Executive Presence While Working From Home

By December 29, 2020 Executive Life Coaching

As we all try to survive in these strange times, work must continue.

Communicating at work now entails using remote technology to take part in virtual meetings, deliver conference presentations, give and hold interviews, and organize vital stakeholder meetings.

This major shift to the way we communicate adds a whole layer of challenges to our work. Communicating via software platforms such as Skype, Zoom, or Google Meet means it’s easier to miss visual and aural clues from our listeners while we talk.

It’s also more difficult to engage people remotely than in person. Learning to work remotely involves learning to use certain technologies and adjusting the way you present yourself professionally.

These are vital skills for a leader and can help with your online meetings.

So let’s look at the executive presence and how it translates to the world of remote working.

What Is Executive Presence?

Executive presence is a set of behavior that you use to command attention. This type of behavior isn’t as much inherent as learned.

It’s a way of projecting a balance of warmth and strength. By strength, we mean demonstrating your ability to make things happen and showing that you’re in charge. By warmth, we mean how you share the same values and intentions with your colleagues.

If executive presence can be learned for face to face communication, it can be learned for remote communications.

Keeping up an executive presence behind a screen is certainly possible.

In-person executive presence typically uses things like eye contact, gesturing, and body language. They are just as important to working virtually as they are in person.

These visual methods of communicating still convey effectively through a Skype or Zoom call. The physical distance between you and the people you’re connecting with means there are some things you need to add.

Do a performance check

If you’re using different platforms for different meetings, ensure you understand fully how each one works.

Make sure you know how to turn the camera on and off, mute yourself and others, and switch to a virtual background.

You want to be able to use the technology like a pro to enhance your executive presence.

Get comfortable with being on camera

With Skype or Zoom calls, don’t switch the camera off. If you mute the camera, people may think you’re doing other things so you won’t be engaged.

Many people aren’t comfortable with seeing themselves on camera. Practicing talking via teleconferencing software will help you to enhance your virtual presence.

The little light at the top of your screen indicates where the camera lens is. So look into it to look like you’re making eye contact.

It can be tempting to look at yourself at the camera. Doing this will divert your eyes away from the camera so you won’t look like you’re making eye contact.

So get off your video or minimize and focus on that little light.

If you’re talking on your iPhone or Android phone, make sure you know where the camera lens is. Some people aren’t aware of where the lens is and look at the screen.

Your Virtual Background

If your office doesn’t look too great or you’d rather keep your home environment hidden, you can download a virtual background.

A virtual background is an image or a video that you can display during a meeting instead of your office, a bit like a green screen.

You can use a virtual background with Zoom, Skype, Google Meet, and WebEx.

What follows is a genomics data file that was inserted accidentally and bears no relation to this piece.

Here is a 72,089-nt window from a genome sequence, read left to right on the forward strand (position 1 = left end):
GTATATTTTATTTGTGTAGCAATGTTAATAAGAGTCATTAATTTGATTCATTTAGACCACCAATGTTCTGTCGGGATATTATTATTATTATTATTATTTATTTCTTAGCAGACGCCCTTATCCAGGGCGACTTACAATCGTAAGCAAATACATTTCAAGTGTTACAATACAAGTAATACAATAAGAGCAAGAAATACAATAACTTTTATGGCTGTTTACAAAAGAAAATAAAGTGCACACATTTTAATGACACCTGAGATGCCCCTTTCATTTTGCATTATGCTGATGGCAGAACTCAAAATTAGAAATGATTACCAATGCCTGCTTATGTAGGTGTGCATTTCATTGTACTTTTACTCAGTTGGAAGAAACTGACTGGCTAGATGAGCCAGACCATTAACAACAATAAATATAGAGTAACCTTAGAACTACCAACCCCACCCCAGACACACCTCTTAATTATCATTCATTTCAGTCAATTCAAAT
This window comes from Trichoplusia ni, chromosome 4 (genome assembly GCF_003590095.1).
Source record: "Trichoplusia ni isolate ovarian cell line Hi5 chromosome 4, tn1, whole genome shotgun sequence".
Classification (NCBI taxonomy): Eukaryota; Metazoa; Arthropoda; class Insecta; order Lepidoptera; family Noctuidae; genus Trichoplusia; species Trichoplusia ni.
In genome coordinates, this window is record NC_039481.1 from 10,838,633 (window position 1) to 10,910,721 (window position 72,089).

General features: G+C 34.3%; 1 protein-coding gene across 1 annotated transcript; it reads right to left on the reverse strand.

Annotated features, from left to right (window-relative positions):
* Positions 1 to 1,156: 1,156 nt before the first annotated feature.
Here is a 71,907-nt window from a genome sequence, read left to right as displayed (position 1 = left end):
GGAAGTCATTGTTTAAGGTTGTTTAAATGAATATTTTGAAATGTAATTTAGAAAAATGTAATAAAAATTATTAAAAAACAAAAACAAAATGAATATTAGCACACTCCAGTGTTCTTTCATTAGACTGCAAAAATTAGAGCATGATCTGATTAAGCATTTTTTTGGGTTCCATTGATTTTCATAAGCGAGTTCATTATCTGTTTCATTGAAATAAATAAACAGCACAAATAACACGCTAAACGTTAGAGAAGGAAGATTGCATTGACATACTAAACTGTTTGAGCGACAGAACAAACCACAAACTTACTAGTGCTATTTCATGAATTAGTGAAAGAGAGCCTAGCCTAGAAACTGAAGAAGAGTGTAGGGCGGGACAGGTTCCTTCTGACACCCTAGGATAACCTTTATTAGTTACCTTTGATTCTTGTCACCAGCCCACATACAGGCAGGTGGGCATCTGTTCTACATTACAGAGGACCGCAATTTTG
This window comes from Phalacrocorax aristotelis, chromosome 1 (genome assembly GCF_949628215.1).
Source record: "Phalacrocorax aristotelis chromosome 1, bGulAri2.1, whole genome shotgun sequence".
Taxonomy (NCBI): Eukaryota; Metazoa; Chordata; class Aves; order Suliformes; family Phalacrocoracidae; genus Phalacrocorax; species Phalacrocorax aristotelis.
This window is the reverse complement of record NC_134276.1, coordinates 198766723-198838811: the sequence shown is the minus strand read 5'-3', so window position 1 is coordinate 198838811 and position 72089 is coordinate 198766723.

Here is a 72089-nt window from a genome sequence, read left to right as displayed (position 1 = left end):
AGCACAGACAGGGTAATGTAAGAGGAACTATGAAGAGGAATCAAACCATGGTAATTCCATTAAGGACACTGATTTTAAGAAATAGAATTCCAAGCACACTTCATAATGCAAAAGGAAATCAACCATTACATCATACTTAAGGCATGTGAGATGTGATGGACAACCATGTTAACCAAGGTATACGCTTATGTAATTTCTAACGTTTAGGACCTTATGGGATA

Use the technology available to you to make you look good.


Remember when someone flushed a toilet during a live Supreme Court broadcast? Or the internet dad correspondent on BBC news whose adorable little child wandered in during a live interview?

You don’t have to worry about distractions like these as no one cares. You might worry about the mailman ringing the doorbell, or an ambulance siren going past. But, everyone is experiencing the same pressures and having to adapt to this new way of working.

Distractions of our daily lives will be inevitable and even welcome. If a pet or child enters the room, acknowledge it, and move on.

It’s best to see the humor in the situation, laugh it off and see it as an opportunity to break the ice. No one is going to hold it against you.

Make Sure Your Sound Quality is Good

It’s a good idea to purchase a decent quality microphone, or you could move to a small room so that the acoustics are better.

Make Your Voice Sound Great

When you use a louder than usual voice, it can add credibility and authority to your voice. You’ll sound confident and clear rather than muffled and mumbling.

Try to talk as if you’re in a large room, even if you are using a microphone.

Body Language

It’s probably best to stand between two to three feet away from the camera so that your colleagues can see your gestures and body language.

Use your hands to gesticulate while you make your points as if you would when you talk in person. And make that eye contact with the camera.


As we mentioned before, it’s best to stand or sit between two and three feet from the screen so the upper half of your torso is visible.

If you’re so close to the camera that it cuts part of your head off make sure you adjust it to frame you better.

Be Mindful

It’s easy to forget that you are being watched while on camera. When you’re in a face to face meeting, other people don’t notice so much if your mind wanders.

Try not to be tempted to do other work or look at your phone during a virtual meeting as it looks like you’re not engaged.

The relaxed atmosphere of your home might make you feel a little too relaxed on camera. This is a work meeting and so you need to maintain professional decorum.

To avoid talking over others during the meeting, you might want to mute your microphone while others are speaking.